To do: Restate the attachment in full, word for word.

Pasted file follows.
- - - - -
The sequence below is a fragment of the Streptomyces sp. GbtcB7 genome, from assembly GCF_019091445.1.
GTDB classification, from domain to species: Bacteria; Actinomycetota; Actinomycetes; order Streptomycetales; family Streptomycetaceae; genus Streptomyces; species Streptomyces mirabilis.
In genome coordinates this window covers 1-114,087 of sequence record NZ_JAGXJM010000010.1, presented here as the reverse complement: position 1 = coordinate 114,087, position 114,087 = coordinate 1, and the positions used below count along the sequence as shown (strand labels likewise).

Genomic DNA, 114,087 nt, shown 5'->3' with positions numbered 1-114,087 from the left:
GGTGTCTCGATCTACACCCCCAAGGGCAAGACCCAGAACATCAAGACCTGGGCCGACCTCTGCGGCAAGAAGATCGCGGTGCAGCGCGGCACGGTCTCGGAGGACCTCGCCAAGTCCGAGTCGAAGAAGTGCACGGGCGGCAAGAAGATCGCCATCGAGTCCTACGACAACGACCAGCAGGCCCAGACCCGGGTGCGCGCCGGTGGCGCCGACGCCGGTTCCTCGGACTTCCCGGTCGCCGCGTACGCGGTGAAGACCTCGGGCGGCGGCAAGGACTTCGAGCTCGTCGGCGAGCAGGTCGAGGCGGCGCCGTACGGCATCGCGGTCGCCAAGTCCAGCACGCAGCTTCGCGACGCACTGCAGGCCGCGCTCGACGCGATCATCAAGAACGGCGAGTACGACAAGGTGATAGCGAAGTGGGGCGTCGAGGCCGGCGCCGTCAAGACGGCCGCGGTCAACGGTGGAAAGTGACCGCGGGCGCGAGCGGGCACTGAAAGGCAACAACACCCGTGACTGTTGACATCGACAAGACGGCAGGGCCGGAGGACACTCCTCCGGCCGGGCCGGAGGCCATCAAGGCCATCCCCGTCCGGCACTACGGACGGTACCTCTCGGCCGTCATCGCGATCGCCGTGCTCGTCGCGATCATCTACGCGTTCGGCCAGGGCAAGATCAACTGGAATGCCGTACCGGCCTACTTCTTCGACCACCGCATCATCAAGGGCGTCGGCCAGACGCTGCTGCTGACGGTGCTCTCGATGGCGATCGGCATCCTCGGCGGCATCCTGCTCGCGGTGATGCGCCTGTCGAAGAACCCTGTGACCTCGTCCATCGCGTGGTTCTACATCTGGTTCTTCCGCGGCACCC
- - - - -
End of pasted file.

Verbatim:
The sequence below is a fragment of the Streptomyces sp. GbtcB7 genome, from assembly GCF_019091445.1.
GTDB classification, from domain to species: Bacteria; Actinomycetota; Actinomycetes; order Streptomycetales; family Streptomycetaceae; genus Streptomyces; species Streptomyces mirabilis.
In genome coordinates this window covers 1-114,087 of sequence record NZ_JAGXJM010000010.1, presented here as the reverse complement: position 1 = coordinate 114,087, position 114,087 = coordinate 1, and the positions used below count along the sequence as shown (strand labels likewise).

Genomic DNA, 114,087 nt, shown 5'->3' with positions numbered 1-114,087 from the left:
GGTGTCTCGATCTACACCCCCAAGGGCAAGACCCAGAACATCAAGACCTGGGCCGACCTCTGCGGCAAGAAGATCGCGGTGCAGCGCGGCACGGTCTCGGAGGACCTCGCCAAGTCCGAGTCGAAGAAGTGCACGGGCGGCAAGAAGATCGCCATCGAGTCCTACGACAACGACCAGCAGGCCCAGACCCGGGTGCGCGCCGGTGGCGCCGACGCCGGTTCCTCGGACTTCCCGGTCGCCGCGTACGCGGTGAAGACCTCGGGCGGCGGCAAGGACTTCGAGCTCGTCGGCGAGCAGGTCGAGGCGGCGCCGTACGGCATCGCGGTCGCCAAGTCCAGCACGCAGCTTCGCGACGCACTGCAGGCCGCGCTCGACGCGATCATCAAGAACGGCGAGTACGACAAGGTGATAGCGAAGTGGGGCGTCGAGGCCGGCGCCGTCAAGACGGCCGCGGTCAACGGTGGAAAGTGACCGCGGGCGCGAGCGGGCACTGAAAGGCAACAACACCCGTGACTGTTGACATCGACAAGACGGCAGGGCCGGAGGACACTCCTCCGGCCGGGCCGGAGGCCATCAAGGCCATCCCCGTCCGGCACTACGGACGGTACCTCTCGGCCGTCATCGCGATCGCCGTGCTCGTCGCGATCATCTACGCGTTCGGCCAGGGCAAGATCAACTGGAATGCCGTACCGGCCTACTTCTTCGACCACCGCATCATCAAGGGCGTCGGCCAGACGCTGCTGCTGACGGTGCTCTCGATGGCGATCGGCATCCTCGGCGGCATCCTGCTCGCGGTGATGCGCCTGTCGAAGAACCCTGTGACCTCGTCCATCGCGTGGTTCTACATCTGGTTCTTCCGCGGCACCC